Vanderpoorten & Hedenas

J. Bryol. 31: 131. 2009.

Etymology: Greek pseudes, false, and genus Campylium
Treatment appears in FNA Volume 28. Treatment on page 305. Mentioned on page 265, 657.

Plants small, light green to yellowish. Stems freely and irregularly branched; hyalodermis absent, central strand present; paraphyllia few; rhizoids on stem or abaxial costa insertion, rarely forming tomentum, slightly to strongly branched, smooth; axillary hair distal cells 1–4, hyaline. Stem leaves wide-spreading to squarrose, cordate-ovate, not plicate, 0.5–0.7 mm; base narrowed, decurrent, concave at basal angles; margins plane or slightly recurved in alar region, entire or nearly so, limbidia absent; apex long-acuminate, acumen furrowed; costa single, to 1/2–3/4 leaf length, terminal abaxial spine absent; alar cells differentiated, somewhat inflated, hyaline, widest cells 14–25 µm wide; distal laminal cells smooth. Sexual condition autoicous. Capsule horizontal, subcylindric, curved; peristome perfect; exostome margins dentate distally; endostome cilia nodose. Spores 9–18 µm.


North America, Mexico, Central America, Europe.


Species 1.

Pseudocampylium radicale, the only species in the genus, has been placed among Campylium, Leptodictyum, and most recently, Amblystegium. Its slender habit is reminiscent of Amblystegium serpens, while its wide-spreading to squarrose leaves recall Campylium, and its fairly long laminal cells are somewhat similar to those of Leptodictyum. Molecular evidence shows that P. radicale is unrelated to these genera and is nested within a clade including similarly slender species with a weak or even absent costa, including Pseudoamblystegium subtile and Serpoleskea confervoides, but also a morphologically heterogeneous assemblage of genera including Anacamptodon and Hygrohypnum. All these taxa have fairly narrow ecological ranges, and it seems that habitat specialization has triggered an array of contrasting morphologies among taxa that share a common ancestor.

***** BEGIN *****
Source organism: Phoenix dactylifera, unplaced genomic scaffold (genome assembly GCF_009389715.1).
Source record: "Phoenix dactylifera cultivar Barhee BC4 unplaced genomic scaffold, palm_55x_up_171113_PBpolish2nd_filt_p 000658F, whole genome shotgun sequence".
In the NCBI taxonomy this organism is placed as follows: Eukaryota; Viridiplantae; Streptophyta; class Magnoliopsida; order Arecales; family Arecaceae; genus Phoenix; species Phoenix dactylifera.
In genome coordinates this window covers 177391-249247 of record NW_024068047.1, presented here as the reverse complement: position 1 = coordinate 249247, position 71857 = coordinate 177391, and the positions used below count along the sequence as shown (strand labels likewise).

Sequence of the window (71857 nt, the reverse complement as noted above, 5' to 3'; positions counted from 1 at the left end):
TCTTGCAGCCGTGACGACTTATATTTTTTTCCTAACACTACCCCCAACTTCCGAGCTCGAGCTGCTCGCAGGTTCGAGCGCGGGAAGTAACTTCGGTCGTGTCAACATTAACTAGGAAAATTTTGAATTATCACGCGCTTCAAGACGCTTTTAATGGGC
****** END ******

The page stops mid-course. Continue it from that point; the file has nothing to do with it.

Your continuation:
Selected References